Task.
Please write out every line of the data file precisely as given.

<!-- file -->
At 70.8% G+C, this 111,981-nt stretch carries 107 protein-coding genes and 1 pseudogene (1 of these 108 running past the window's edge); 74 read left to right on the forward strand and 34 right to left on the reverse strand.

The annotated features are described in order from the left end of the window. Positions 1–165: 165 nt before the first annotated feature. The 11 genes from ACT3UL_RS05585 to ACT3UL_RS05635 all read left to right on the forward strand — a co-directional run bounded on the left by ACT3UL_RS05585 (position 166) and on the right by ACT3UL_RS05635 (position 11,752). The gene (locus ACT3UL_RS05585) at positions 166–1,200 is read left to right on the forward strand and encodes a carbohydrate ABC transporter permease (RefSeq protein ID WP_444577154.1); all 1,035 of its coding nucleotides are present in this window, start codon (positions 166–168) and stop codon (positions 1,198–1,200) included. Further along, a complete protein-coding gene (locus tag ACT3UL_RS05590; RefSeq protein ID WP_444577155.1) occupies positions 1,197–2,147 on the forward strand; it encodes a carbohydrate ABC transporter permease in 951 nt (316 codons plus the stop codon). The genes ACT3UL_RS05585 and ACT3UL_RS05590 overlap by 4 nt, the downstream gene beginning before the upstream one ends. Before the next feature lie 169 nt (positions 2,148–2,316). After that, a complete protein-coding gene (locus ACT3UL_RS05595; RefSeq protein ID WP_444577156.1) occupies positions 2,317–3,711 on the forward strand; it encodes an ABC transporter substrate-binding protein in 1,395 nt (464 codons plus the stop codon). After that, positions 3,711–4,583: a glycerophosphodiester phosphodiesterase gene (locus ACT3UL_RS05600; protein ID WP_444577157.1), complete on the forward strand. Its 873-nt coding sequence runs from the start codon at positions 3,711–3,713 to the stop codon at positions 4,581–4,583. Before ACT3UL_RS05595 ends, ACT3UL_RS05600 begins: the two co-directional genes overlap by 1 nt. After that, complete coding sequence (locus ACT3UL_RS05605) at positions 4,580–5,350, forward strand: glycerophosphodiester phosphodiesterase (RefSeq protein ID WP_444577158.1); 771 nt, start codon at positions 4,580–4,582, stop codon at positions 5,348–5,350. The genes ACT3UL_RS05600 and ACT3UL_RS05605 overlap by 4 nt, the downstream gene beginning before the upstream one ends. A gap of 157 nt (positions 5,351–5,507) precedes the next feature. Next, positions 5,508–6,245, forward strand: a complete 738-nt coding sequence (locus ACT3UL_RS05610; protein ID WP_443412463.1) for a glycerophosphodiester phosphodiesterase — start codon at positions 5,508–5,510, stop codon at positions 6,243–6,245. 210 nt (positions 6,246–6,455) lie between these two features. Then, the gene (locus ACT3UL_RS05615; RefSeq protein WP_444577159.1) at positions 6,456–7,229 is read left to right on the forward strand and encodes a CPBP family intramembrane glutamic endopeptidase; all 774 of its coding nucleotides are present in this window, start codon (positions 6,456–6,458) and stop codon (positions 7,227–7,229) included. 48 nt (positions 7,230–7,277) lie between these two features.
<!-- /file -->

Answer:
At 70.8% G+C, this 111,981-nt stretch carries 107 protein-coding genes and 1 pseudogene (1 of these 108 running past the window's edge); 74 read left to right on the forward strand and 34 right to left on the reverse strand.

The annotated features are described in order from the left end of the window. Positions 1–165: 165 nt before the first annotated feature. The 11 genes from ACT3UL_RS05585 to ACT3UL_RS05635 all read left to right on the forward strand — a co-directional run bounded on the left by ACT3UL_RS05585 (position 166) and on the right by ACT3UL_RS05635 (position 11,752). The gene (locus ACT3UL_RS05585) at positions 166–1,200 is read left to right on the forward strand and encodes a carbohydrate ABC transporter permease (RefSeq protein ID WP_444577154.1); all 1,035 of its coding nucleotides are present in this window, start codon (positions 166–168) and stop codon (positions 1,198–1,200) included. Further along, a complete protein-coding gene (locus tag ACT3UL_RS05590; RefSeq protein ID WP_444577155.1) occupies positions 1,197–2,147 on the forward strand; it encodes a carbohydrate ABC transporter permease in 951 nt (316 codons plus the stop codon). The genes ACT3UL_RS05585 and ACT3UL_RS05590 overlap by 4 nt, the downstream gene beginning before the upstream one ends. Before the next feature lie 169 nt (positions 2,148–2,316). After that, a complete protein-coding gene (locus ACT3UL_RS05595; RefSeq protein ID WP_444577156.1) occupies positions 2,317–3,711 on the forward strand; it encodes an ABC transporter substrate-binding protein in 1,395 nt (464 codons plus the stop codon). After that, positions 3,711–4,583: a glycerophosphodiester phosphodiesterase gene (locus ACT3UL_RS05600; protein ID WP_444577157.1), complete on the forward strand. Its 873-nt coding sequence runs from the start codon at positions 3,711–3,713 to the stop codon at positions 4,581–4,583. Before ACT3UL_RS05595 ends, ACT3UL_RS05600 begins: the two co-directional genes overlap by 1 nt. After that, complete coding sequence (locus ACT3UL_RS05605) at positions 4,580–5,350, forward strand: glycerophosphodiester phosphodiesterase (RefSeq protein ID WP_444577158.1); 771 nt, start codon at positions 4,580–4,582, stop codon at positions 5,348–5,350. The genes ACT3UL_RS05600 and ACT3UL_RS05605 overlap by 4 nt, the downstream gene beginning before the upstream one ends. A gap of 157 nt (positions 5,351–5,507) precedes the next feature. Next, positions 5,508–6,245, forward strand: a complete 738-nt coding sequence (locus ACT3UL_RS05610; protein ID WP_443412463.1) for a glycerophosphodiester phosphodiesterase — start codon at positions 5,508–5,510, stop codon at positions 6,243–6,245. 210 nt (positions 6,246–6,455) lie between these two features. Then, the gene (locus ACT3UL_RS05615; RefSeq protein WP_444577159.1) at positions 6,456–7,229 is read left to right on the forward strand and encodes a CPBP family intramembrane glutamic endopeptidase; all 774 of its coding nucleotides are present in this window, start codon (positions 6,456–6,458) and stop codon (positions 7,227–7,229) included. 48 nt (positions 7,230–7,277) lie between these two features.